by Kulani McCartan-Demie, AUSTRALIA
I will begin this post by acknowledging that for perhaps the first time in my life, travelling from my safe, multicultural home of London to the other side of the world, Australia was met with an underwritten sense of displacement. I was somewhat out of place, an Ethiopian-Irish female spending a semester studying in Melbourne— often deemed among the more ‘diverse’ cities of Australia. I was surprised to have only met a handful of POC, let me be honest, I can count these individuals on one hand and even that it self is me being pretty generous. One individual I will always remember, was ‘Ababa,’ I remember the day after I arrived, seeing a lady cleaning the kitchen who looked familiar to my Ethiopian family. I asked one of the Australians, who had lived for a couple of years in this particular flat about her; what her name was, where she was from? They shrugged and almost looked confused that I dare ask such a question. Me being me, I approached inquisitively the next day asking her name and where she was from. I knew that she was East African, but nevertheless I asked her where she or her family was from. At first she told me she was from ‘Africa’—perhaps used to the limited knowledge of African countries from the average Australian—but I remarked “but where in Africa Aunty?’ and soon learnt that she was from Eritrea and her name was ‘Ababa’. I told her that I was half Ethiopian and within ten minutes she kindly offered to bring me Injera, an Ethiopian staple bread and Berbere, a key Ethiopian and Eritrean spice to cook with. It was amazing that despite being so far from home, I found someone from the Horn of Africa who taught me how to make staple Ethiopian dishes and bought me fresh injera! I would often spend my mornings catching up with her, whilst making a cup of tea, learning about her life and when she migrated to Australia, what the UK was like, and learning of her upcoming return home to see her family after many years and attend her son’s wedding ceremony in Eritrea. I was very fortunate to meet Ababa and hope I will one day meet her again.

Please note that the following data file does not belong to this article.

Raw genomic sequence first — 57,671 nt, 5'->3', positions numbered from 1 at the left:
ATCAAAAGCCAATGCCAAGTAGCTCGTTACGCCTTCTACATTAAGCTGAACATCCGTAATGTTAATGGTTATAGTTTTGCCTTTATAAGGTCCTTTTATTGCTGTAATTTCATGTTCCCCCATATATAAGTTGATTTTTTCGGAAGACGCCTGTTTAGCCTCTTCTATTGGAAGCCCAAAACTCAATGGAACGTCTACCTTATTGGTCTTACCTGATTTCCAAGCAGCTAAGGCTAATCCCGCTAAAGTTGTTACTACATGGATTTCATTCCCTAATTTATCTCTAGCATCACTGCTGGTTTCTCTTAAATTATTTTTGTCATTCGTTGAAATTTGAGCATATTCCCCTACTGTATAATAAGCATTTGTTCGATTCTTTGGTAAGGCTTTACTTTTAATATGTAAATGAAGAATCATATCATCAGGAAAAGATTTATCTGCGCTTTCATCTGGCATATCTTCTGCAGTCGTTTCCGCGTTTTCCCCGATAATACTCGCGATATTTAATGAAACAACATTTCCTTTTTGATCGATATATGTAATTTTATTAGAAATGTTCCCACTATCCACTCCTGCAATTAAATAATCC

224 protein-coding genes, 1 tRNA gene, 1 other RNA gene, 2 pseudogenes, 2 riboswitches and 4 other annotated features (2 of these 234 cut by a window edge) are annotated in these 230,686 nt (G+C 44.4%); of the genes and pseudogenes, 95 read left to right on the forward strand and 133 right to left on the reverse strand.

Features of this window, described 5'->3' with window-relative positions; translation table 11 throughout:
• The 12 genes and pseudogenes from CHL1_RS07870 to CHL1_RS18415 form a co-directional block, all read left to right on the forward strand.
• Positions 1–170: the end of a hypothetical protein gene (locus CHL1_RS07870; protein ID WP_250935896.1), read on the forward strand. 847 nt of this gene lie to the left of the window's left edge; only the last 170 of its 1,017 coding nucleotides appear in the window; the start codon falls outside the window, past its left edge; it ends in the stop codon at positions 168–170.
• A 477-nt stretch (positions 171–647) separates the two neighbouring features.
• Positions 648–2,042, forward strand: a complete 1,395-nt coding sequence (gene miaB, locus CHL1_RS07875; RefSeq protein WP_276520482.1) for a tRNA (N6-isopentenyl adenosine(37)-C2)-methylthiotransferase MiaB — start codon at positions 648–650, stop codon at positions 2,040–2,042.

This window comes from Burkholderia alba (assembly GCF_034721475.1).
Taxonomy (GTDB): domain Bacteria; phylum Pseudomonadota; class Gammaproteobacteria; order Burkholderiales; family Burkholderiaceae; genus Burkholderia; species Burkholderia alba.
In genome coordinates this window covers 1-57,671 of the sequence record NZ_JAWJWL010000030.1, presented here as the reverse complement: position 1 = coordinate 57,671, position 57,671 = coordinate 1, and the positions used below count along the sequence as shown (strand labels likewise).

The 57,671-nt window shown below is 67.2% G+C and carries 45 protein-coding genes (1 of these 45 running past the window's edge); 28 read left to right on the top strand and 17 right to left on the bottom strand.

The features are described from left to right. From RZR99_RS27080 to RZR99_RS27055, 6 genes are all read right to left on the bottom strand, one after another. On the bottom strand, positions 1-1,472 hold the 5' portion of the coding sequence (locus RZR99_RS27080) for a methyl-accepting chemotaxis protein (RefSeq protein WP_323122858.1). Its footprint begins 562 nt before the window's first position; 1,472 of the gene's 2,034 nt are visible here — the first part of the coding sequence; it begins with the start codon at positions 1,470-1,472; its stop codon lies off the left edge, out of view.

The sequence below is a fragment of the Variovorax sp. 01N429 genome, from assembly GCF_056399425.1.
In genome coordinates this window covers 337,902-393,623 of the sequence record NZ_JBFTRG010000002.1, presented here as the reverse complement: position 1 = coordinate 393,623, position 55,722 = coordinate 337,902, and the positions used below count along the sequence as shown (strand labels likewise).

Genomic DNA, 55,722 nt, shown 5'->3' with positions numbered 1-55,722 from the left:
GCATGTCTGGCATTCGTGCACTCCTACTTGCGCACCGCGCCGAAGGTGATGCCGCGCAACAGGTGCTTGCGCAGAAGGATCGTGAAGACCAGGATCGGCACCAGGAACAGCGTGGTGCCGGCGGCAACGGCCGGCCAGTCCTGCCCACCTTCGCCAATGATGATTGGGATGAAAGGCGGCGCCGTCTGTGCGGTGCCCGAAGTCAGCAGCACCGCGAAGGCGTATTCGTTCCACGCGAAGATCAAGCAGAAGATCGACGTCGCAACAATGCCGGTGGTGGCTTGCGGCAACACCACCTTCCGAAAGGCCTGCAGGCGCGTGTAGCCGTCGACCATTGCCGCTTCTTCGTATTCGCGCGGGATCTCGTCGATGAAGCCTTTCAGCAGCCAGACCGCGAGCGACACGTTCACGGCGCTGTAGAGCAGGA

It was incredible to learn of a strong African diaspora in Melbourne, in ‘Footscray’, a sort of migrant hub area closer to the city. I was particularly proud to experience the Oromo diaspora in Melbourne, the ethnic group my dad belongs to in Ethiopia. A few days before I left Melbourne to return home, I attended the annual Oromo Cultural Festival held in Federation Square greeted by thousands of Oromo’s and non-Oromo’s from all around Australia and the world. This celebration promoted self-empowerment and sought to raise awareness in the wider community about the lifestyle, culture and ethics of members of the Australian Oromo community. To see Federation Square embellished by rows of sky-high Oromo flags marked a proud moment for my Dad and me. From being awkwardly interviewed on national Oromo TV, reaffirming my ‘Oromo-ness’ to the cameraman who questioned this (given my lighter complexion), to being introduced to many Australian Oromo’s as the daughter of ‘Dr. Demie’ from London, by a family friend. I was proud to witness how strong diasporic and cultural networks are working globally.
I recall a time I walked passed Flinders Street station, Melbourne’s equivalent of Kings Cross, and there a black man stood, in the centre of the road on Melbourne’s prime Flinders Street, holding up a placard entitled, “Stop Australia’s Racism”. Amidst the traffic, I really wanted to go up and hug him and tell him that what he is doing is so critical and valuable to this country. I guess my time spent in Australia is characterised in two-fold; I found it such a beautiful place experiencing some of the World’s most beautiful white sand beaches and crystal oceans, but equally a country underwritten by an uncomfortable colonial history. This is why it was imperative that I studied the politics and history of Indigenous Australia- writing on epistemic and ontological whiteness and the treatment of mixed race and Indigenous Australians throughout history proved very important to me. How could I go to a country and not seek to learn about its past and its Indigenous communities, who are silenced, disenfranchised and undermined by the state everyday. I think in this sense it drew interesting comparisons to my next semester in South Africa, which echoed similar characteristics of incredible beauty alongside racial, ethnic and political cleavages, and albeit another beautiful country which has undoubtedly enriched my life experiences to date.
Young Oromo girl in traditional clothing holding her hands crossed in Oromo peaceful protest gesture, ‘X’ in solidarity with Oromo’s.